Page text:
The Arabic term derives from the Qur'anic epithet for Abraham, Khalil al-Rahman "Beloved of the Merciful" or "Friend of God". Arabic Al-Khalil thus translates the ancient Hebrew toponym Ḥebron, understood as ḥaber. Archaeological excavations reveal traces of strong fortifications dated to the Early Bronze Age, covering some 24–30 dunams centered around Tel Rumeida; the city flourished in the 17th–18th centuries BCE before being destroyed by fire, was resettled in the late Middle Bronze Age. This older Hebron was a Canaanite royal city. Abrahamic legend associates the city with the Hittites, it has been conjectured that Hebron might have been the capital of Shuwardata of Gath, an Indo-European contemporary of Jerusalem's regent, Abdi-Kheba, although the Hebron hills were devoid of settlements in the Late Bronze Age. The Abrahamic traditions associated with Hebron are nomadic, may reflect a Kenite element, since the nomadic Kenites are said to have long occupied the city, Heber is the name for a Kenite clan.
In the narrative of the Hebrew conquest, Hebron was one of two centres under Canaanite control and ruled by the three sons of Anak, or may reflect some Kenite and Kenizzite migration from the Negev to Hebron, since terms related to the Kenizzites appear to be close to Hurrian, which suggests that behind the Anakim legend lies some early Hurrian population. In Biblical lore they are represented as descendants of the Nephilim; the Book of Genesis mentions that it was called Kirjath-arba, or "city of four" referring to the four pairs or couples who were buried there, or four tribes, or four quarters, four hills, or a confederated settlement of four families. The story of Abraham's purchase of the Cave of the Patriarchs from the Hittites constitutes a seminal element in what was to become the Jewish attachment to the land in that it signified the first "real estate" of Israel long before the conquest under Joshua. In settling here, Abraham is described as making his first covenant, an alliance with two local Amorite clans who became his ba’alei brit or masters of the covenant.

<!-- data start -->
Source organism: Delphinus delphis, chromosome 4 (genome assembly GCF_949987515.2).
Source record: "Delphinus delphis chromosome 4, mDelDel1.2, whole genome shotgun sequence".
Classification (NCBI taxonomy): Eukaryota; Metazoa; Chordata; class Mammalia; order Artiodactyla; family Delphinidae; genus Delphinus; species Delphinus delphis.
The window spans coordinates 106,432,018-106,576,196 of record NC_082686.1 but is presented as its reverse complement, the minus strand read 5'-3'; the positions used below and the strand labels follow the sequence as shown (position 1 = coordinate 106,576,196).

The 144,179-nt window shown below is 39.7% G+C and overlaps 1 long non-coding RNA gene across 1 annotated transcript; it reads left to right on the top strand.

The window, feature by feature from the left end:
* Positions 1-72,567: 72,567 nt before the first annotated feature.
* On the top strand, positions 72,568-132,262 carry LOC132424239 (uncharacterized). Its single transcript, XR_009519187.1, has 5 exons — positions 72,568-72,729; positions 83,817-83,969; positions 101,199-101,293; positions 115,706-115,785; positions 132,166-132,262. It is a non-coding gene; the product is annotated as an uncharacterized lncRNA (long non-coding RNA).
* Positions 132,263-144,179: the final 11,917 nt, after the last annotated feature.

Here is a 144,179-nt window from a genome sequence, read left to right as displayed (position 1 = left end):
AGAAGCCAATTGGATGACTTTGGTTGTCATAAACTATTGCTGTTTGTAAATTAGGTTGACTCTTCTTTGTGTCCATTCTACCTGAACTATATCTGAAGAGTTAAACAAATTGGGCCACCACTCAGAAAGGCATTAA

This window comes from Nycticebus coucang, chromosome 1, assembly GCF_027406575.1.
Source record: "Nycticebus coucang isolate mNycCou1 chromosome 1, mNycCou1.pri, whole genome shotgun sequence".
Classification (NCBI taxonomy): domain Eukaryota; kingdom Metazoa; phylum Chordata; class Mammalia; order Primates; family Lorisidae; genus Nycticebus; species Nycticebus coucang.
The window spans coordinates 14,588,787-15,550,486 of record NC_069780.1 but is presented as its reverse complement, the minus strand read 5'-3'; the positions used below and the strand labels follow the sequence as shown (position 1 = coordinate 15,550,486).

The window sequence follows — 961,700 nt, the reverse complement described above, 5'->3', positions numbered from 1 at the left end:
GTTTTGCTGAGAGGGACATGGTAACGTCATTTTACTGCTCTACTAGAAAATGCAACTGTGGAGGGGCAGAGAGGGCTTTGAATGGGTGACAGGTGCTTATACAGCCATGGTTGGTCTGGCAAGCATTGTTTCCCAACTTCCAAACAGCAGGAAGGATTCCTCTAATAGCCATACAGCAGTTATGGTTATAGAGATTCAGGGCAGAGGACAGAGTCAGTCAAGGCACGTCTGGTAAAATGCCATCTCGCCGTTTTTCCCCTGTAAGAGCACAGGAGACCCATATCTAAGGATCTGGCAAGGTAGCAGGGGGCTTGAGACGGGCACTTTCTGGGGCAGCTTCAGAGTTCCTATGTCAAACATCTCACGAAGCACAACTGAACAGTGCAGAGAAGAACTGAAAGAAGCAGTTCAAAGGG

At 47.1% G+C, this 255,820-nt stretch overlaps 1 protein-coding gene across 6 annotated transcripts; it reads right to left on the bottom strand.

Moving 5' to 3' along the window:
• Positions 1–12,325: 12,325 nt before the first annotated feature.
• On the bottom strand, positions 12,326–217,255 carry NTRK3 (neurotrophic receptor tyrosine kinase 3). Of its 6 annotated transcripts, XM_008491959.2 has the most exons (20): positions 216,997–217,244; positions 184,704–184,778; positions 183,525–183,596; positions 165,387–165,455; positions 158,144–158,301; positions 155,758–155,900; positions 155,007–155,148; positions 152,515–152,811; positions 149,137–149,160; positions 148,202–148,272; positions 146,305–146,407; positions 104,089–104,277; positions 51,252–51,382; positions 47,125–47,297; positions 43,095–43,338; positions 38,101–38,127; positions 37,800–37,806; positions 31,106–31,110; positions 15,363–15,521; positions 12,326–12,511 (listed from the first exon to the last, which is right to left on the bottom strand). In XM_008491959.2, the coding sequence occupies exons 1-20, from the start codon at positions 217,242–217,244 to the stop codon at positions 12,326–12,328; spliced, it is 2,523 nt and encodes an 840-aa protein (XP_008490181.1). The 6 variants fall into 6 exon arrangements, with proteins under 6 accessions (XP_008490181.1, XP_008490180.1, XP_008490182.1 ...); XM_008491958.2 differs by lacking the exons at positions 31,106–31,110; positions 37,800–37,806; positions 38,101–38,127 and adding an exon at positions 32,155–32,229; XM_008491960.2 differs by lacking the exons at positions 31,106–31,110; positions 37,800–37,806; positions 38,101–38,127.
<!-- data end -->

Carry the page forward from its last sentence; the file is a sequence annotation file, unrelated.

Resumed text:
The Hebron of the Bible was centered on what is now known as Tel Rumeida, while its ritual centre was located at Elonei Mamre. It is said to have been wrested from the Canaanites by either Joshua, said to have wiped out all of its previous inhabitants, "destroying everything that drew breath, as the Lord God of Israel had commanded", or the tribe of Judah as a whole, or Caleb the Judahite; the town itself, with some contiguous pasture land, is said to have been granted to the Levites of the clan of Kohath, while the fields of the city, as well as its surrounding villages were assigned to Caleb, who expels the three giants, Sheshai and Talmai, who ruled the city. The biblical narrative has King David called by God to relocate to Hebron and reign from there for some seven years, it is there that the elders of Israel come to him to make a covenant before Elohim and anoint him king of Israel. It was in Hebron again that Absalom has himself declared king and raises a revolt against his father David.